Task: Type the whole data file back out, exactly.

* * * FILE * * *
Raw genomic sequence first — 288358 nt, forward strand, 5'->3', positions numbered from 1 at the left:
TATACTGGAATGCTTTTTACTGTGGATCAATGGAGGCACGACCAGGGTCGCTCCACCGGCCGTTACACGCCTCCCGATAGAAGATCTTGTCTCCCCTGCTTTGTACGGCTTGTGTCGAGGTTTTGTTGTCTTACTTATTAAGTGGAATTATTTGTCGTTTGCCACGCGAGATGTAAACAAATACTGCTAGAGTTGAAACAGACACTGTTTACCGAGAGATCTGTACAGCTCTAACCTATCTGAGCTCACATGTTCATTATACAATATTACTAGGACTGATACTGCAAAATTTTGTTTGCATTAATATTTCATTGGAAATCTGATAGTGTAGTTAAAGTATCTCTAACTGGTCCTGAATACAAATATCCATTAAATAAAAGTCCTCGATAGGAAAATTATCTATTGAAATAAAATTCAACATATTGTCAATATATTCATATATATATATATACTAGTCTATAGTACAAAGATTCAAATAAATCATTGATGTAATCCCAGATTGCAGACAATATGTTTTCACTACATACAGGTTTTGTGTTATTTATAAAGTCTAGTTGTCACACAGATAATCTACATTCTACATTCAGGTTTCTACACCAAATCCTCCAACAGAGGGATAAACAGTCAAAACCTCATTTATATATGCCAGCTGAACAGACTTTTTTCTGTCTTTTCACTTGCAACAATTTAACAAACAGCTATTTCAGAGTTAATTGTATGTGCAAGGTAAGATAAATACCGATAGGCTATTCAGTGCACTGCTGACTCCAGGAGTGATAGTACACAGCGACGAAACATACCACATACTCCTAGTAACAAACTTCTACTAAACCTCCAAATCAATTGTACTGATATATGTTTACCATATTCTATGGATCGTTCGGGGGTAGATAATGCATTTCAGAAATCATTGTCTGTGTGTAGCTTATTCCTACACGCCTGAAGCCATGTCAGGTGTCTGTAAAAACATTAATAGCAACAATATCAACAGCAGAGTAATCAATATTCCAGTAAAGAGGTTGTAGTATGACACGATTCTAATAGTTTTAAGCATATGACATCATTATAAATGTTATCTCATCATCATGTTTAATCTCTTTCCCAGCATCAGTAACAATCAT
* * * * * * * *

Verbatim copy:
Raw genomic sequence first — 288358 nt, forward strand, 5'->3', positions numbered from 1 at the left:
TATACTGGAATGCTTTTTACTGTGGATCAATGGAGGCACGACCAGGGTCGCTCCACCGGCCGTTACACGCCTCCCGATAGAAGATCTTGTCTCCCCTGCTTTGTACGGCTTGTGTCGAGGTTTTGTTGTCTTACTTATTAAGTGGAATTATTTGTCGTTTGCCACGCGAGATGTAAACAAATACTGCTAGAGTTGAAACAGACACTGTTTACCGAGAGATCTGTACAGCTCTAACCTATCTGAGCTCACATGTTCATTATACAATATTACTAGGACTGATACTGCAAAATTTTGTTTGCATTAATATTTCATTGGAAATCTGATAGTGTAGTTAAAGTATCTCTAACTGGTCCTGAATACAAATATCCATTAAATAAAAGTCCTCGATAGGAAAATTATCTATTGAAATAAAATTCAACATATTGTCAATATATTCATATATATATATATACTAGTCTATAGTACAAAGATTCAAATAAATCATTGATGTAATCCCAGATTGCAGACAATATGTTTTCACTACATACAGGTTTTGTGTTATTTATAAAGTCTAGTTGTCACACAGATAATCTACATTCTACATTCAGGTTTCTACACCAAATCCTCCAACAGAGGGATAAACAGTCAAAACCTCATTTATATATGCCAGCTGAACAGACTTTTTTCTGTCTTTTCACTTGCAACAATTTAACAAACAGCTATTTCAGAGTTAATTGTATGTGCAAGGTAAGATAAATACCGATAGGCTATTCAGTGCACTGCTGACTCCAGGAGTGATAGTACACAGCGACGAAACATACCACATACTCCTAGTAACAAACTTCTACTAAACCTCCAAATCAATTGTACTGATATATGTTTACCATATTCTATGGATCGTTCGGGGGTAGATAATGCATTTCAGAAATCATTGTCTGTGTGTAGCTTATTCCTACACGCCTGAAGCCATGTCAGGTGTCTGTAAAAACATTAATAGCAACAATATCAACAGCAGAGTAATCAATATTCCAGTAAAGAGGTTGTAGTATGACACGATTCTAATAGTTTTAAGCATATGACATCATTATAAATGTTATCTCATCATCATGTTTAATCTCTTTCCCAGCATCAGTAACAATCAT